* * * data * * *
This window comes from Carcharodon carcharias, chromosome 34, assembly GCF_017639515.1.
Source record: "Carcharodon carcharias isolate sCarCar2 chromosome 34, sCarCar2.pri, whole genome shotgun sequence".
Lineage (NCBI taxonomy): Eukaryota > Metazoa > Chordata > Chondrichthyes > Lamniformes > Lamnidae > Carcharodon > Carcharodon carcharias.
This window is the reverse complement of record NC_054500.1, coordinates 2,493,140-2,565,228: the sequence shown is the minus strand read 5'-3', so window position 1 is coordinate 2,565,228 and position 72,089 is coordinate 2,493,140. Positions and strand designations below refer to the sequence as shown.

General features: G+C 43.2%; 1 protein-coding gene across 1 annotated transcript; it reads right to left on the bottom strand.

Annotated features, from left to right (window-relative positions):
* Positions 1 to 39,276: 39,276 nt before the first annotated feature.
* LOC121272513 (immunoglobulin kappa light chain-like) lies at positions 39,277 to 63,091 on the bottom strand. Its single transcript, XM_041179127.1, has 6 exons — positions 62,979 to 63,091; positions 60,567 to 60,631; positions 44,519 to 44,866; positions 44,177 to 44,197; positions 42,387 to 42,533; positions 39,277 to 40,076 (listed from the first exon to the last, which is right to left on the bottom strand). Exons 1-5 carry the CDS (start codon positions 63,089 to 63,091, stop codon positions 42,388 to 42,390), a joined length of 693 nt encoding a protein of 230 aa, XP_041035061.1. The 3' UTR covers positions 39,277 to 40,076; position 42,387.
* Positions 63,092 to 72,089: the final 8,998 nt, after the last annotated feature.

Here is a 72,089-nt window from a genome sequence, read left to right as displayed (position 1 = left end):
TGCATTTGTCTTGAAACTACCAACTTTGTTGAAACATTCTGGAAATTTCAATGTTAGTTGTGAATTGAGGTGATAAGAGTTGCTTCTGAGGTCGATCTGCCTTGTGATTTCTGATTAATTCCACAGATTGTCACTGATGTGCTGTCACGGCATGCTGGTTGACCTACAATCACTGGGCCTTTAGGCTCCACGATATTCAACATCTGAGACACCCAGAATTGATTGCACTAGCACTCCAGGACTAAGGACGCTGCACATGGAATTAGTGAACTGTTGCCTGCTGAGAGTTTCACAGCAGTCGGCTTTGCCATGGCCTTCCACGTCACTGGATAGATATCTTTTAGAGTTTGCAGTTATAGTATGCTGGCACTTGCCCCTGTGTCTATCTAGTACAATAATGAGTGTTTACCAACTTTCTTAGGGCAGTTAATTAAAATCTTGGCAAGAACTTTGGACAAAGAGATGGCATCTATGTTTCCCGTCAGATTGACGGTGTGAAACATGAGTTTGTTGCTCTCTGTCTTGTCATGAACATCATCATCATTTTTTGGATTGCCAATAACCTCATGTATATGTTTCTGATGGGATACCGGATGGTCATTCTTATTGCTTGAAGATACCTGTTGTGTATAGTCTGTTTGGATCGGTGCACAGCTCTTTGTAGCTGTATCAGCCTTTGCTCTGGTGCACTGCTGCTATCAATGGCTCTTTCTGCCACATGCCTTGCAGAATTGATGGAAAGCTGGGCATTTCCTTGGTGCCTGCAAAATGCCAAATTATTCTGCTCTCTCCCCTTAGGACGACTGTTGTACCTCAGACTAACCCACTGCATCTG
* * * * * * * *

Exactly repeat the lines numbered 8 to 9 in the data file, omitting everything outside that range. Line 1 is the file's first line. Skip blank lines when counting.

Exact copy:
* LOC121272513 (immunoglobulin kappa light chain-like) lies at positions 39,277 to 63,091 on the bottom strand. Its single transcript, XM_041179127.1, has 6 exons — positions 62,979 to 63,091; positions 60,567 to 60,631; positions 44,519 to 44,866; positions 44,177 to 44,197; positions 42,387 to 42,533; positions 39,277 to 40,076 (listed from the first exon to the last, which is right to left on the bottom strand). Exons 1-5 carry the CDS (start codon positions 63,089 to 63,091, stop codon positions 42,388 to 42,390), a joined length of 693 nt encoding a protein of 230 aa, XP_041035061.1. The 3' UTR covers positions 39,277 to 40,076; position 42,387.
* Positions 63,092 to 72,089: the final 8,998 nt, after the last annotated feature.